Semi-quantitative RT-PCR

RNA extraction and cDNA synthesis. Total RNA was extracted from the mice testis using RNX plus (EX6101) solution following the manufacturer’s protocol (SINACLON, Iran). The RNA pellet was dissolved in RNase-free water (DEPC treated water). Total RNA was then treated with DNAaseI (SINACLON, Iran) to destroy possible genomic DNA contamination followed by heat treatment (65°C for 10 minutes) to inactivate the enzyme and then stored at −80°C for future cDNA synthesis. We checked the purity and integrity of the total RNA extracted at 260/280 nm ratio using a Thermo Scientific NanoDrop spectrophotometer and visualized it on 1% agarose gel. We used a commercial cDNA synthesis kit (2-steps RT-PCR kit, Vivantis, Malaysia) following the manufacturer’s instructions. Briefly, 1 µg of total RNA, 0.5 µl M-MuLV Reverse Transcriptase (200 U/µl), 2 µl of 10X Buffer M-MuLV, 1 µl Oligo d(T)18 (40 µM), 1 µl of 10 mM dNTPs were added to a 0.2 ml microcentrifuge tube. The reaction mixture was adjusted to the final 20 µl volume with nuclease-free water.

Polymerase Chain Reaction (PCR)

Primer sequences, GeneBank ID, and amplification product sizes are summarized in table 1. Primers were synthesized (Metabion, Germany) and samples were normalized with the β actin gene as a reference gene for its constitutive expression. Synthesized cDNA was amplified by PCR reaction performed by using 2x PCRBIO Taq Mix Red in a reaction volume of 12.5 μl containing 6.25 μl 2x PCRBIO Taq Mix Red, 0.5 μl of each of the forward and reverse primers (10 pM), 1.5 μl cDNA, and 3.75 μl H2O. PCR conditions for Catsper1, Catsper2 and Sox9 were: 94°C for 2 minutes followed by 36 cycles (94°C for 30 s, 57°C for 30 s, and 72°C for 1 min as an extension), and a final extension at 72°C for 10 min. For Sox5, the conditions were: 94°C for 2 minutes followed by 32 cycles (94°C for 30 s, 60°C for 30 s, and 72°C for 1 minute as an extension), and a final extension at 72°C for 10 minutes. For Arl4a and β actin, the conditions were: 94°C for 2 minutes followed by 30 cycles (94°C for 30 s, 57°C for 30 s, and 72°C for 1 minute as an extension) and a final extension at 72°C for 10 minutes.

Table 1 Sequence of the designed primers used for RT-PCR 

Gene Function Accession number Primer sequences Product size Optimized cycle number* Reference
CatSperl Sperm motility NM_ 139301.3 Forward: 5' 'TCGGAGAACCACAGAGAAGAG-3' 566 bp 36 27
CatSper2 Sperm motility NM_ 153075.3 Forward: 5' TGGCCACAGAGCAGTATTTG-3' 513 bp 36 27
Arl4a Spermatogenesis NM 007487.3 Forward: 5' CAGGCTGCAGTTCAACGAAT-3' 377 bp 30 Current study
Sox5 Transcription factor NM 001113559.2 Forward: 5' CCCCACATAAAGCGTCCAATG-3' 196 bp 32 28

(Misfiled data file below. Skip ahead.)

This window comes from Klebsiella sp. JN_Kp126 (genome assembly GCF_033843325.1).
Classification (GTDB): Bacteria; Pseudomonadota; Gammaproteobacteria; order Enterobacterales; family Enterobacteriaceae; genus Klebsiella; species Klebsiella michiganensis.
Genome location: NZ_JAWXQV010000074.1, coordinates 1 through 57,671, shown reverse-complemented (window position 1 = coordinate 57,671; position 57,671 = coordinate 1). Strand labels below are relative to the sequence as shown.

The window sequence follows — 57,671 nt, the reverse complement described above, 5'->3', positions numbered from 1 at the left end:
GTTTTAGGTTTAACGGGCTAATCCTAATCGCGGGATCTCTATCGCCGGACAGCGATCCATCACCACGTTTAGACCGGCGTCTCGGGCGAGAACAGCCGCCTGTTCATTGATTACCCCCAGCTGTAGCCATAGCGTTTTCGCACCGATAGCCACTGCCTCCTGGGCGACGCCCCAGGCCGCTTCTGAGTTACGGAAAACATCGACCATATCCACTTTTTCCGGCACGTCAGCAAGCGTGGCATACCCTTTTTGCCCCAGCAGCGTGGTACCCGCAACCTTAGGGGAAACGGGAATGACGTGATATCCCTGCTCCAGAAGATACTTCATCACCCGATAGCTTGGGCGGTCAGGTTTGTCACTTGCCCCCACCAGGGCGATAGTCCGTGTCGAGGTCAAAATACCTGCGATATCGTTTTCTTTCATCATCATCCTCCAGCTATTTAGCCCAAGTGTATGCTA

Sox9 Transcription factor NM 011448.4 Forward: 5' GAAGCTGGCAGACCAGTACC-3' 479 bp 36 29
β actin Reference gene NM 007393.1 Forward: 5' 'GGGAAATCGTGCGTGACAT - 3' 385 bp 30 27

The number of PCR cycles was determined to obtain a detectable signal without reaching saturation.

We determined the number of PCR cycles for each gene to obtain a detectable signal without reaching saturation. For the electrophoresis of amplified products, we used 1% agarose gel and the amplified cDNA fragment was visualized and photographed under UV light. The band intensities were semi-quantitatively analyzed using the E-capt software (Vilber Lourmat, France) and normalized against that of β actin. The resulting data were expressed as means and standard deviation (SD) of at least three PCR replicates.

GeneMANIA in silico analysis to study protein-protein interaction

We utilized a large set of protein-protein interaction databases within the GeneMANIA package 30 to build a protein-protein interaction network. This package comprises 244 databases/articles that collectively utilize experimentally proved physical protein-protein interactions in humans. The Arl4a gene was used as input for the GeneMANIA algorithm. Although we used “mice” in the study, we selected “Homo sapiens” as the organism in the GeneMANIA input setting because protein-protein interaction in “human” is more complete than in “mouse” and, thus, it provided a more comprehensive insight into Arl4a biological functions.

Statistical analysis

All data were analyzed using the Prism software, one-way ANOVA, and Tukey post-test at a significance level of p≤0.05.


Impact of the broccoli extract on the body and testis weight with and without Cd-toxicity

No significant difference was evident between groups regarding body and testis weight (table 2).

Table 2 Body and testis weight in NMRI male mice treated with 200 and 400 µl of broccoli extract (BE) of (1 g ml-1) with and without Cd (1 mg kg-1 of mouse weight). Data represent the mean of six mice in each group (± SD). The different letters indicate a significant difference among groups (p ≤ 0.05; Oneway ANOVA; Tukey´s HSD all-pairwise comparisons as a post-hoc test). 

Sample Control Cd BE (200 μl) Cd+ BE (200 μl) BE (400 μl) Cd+ BE (400 μl)
Body weight (g) 47.7±3.9a 39.7±5.2a 38.7±4.8a 44.8±5.7a 40.9±1.5a 45.2±5a
Testis weight (g) 0.17±0.03a 0.16±0.04a 0.13±0.01a 0.15±0.03a 0.14±0.02a 0.16±0.02a

Impact of the broccoli extract on sperm parameters with and without Cd- toxicity

Figure 1 displays sperm microscopic images in NMRI mice treated with cadmium and the broccoli extract while figure 2 shows the experimental data on sperm parameters: we observed a positive significant impact of the extract on the sperm count in a dose-dependent manner (figure 2A). The sperm count in the 400 µl extract-treated group was 1.5, i.e., two-fold higher than in the 200 µl extract-treated and the control groups (figure 1, A, C and E). Additionally, we found a clear benefit of the extract in the prevention of Cd-toxicity in the sperm count. Likewise, the sperm count significantly increased in the extract (almost 2.5 fold) and CD-treated (2.7 fold) groups (200 and 400 µl) compared to the mice treated only with Cd (figure 1B, D, F).